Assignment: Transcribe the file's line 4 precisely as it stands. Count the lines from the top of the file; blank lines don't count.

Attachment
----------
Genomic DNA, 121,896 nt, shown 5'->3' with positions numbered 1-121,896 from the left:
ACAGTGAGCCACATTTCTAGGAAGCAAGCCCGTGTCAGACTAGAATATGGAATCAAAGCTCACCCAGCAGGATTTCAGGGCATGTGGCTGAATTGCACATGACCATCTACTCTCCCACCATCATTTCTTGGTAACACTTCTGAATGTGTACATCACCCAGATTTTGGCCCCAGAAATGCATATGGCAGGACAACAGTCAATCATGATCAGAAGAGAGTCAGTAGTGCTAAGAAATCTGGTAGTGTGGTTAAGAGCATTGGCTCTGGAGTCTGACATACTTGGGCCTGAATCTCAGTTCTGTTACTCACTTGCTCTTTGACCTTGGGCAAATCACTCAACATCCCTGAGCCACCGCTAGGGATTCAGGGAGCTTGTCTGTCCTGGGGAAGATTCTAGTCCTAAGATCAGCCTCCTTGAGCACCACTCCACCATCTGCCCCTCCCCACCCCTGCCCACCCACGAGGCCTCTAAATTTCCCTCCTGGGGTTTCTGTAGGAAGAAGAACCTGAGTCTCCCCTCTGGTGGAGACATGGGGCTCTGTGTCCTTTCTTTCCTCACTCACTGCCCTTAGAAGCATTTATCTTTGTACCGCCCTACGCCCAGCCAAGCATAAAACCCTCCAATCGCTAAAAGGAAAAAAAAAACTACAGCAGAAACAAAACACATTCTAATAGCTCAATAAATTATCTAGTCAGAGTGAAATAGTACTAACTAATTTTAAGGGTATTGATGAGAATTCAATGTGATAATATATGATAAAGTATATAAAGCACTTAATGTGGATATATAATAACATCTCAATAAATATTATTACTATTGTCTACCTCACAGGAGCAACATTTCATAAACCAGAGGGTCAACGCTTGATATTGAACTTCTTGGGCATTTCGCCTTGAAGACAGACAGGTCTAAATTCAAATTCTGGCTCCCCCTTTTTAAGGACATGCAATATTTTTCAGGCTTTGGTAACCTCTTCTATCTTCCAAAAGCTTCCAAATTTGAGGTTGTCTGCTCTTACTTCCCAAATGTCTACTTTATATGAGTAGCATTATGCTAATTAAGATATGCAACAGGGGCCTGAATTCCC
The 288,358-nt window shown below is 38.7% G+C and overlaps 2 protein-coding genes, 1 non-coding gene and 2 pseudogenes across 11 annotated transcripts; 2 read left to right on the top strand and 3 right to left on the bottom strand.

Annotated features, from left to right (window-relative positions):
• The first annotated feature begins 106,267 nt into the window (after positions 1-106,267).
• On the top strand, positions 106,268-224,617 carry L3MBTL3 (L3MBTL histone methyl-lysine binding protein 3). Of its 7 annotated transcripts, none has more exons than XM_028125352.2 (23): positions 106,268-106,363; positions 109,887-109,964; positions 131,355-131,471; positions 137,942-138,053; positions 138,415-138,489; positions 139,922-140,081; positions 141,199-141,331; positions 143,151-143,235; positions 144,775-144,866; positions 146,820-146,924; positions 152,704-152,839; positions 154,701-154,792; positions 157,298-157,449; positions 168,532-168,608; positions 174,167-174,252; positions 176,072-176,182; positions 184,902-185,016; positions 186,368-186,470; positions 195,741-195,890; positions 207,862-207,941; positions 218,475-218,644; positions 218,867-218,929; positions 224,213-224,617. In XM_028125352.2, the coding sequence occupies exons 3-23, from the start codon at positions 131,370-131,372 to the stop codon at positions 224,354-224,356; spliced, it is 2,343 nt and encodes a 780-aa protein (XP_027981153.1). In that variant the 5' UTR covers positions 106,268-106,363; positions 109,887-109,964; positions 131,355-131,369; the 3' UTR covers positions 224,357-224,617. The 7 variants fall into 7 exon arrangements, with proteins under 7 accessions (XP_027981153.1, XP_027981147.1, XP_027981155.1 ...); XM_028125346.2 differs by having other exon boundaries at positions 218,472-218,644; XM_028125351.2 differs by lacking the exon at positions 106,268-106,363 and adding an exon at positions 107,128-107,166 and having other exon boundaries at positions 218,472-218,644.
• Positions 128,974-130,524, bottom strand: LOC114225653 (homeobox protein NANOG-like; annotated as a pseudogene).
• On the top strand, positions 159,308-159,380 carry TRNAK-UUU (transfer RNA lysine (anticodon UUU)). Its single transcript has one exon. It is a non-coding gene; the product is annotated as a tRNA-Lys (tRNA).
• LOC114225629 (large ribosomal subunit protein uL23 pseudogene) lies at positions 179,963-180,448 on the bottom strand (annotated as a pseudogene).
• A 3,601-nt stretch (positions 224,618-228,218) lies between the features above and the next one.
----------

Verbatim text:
Annotated features, from left to right (window-relative positions):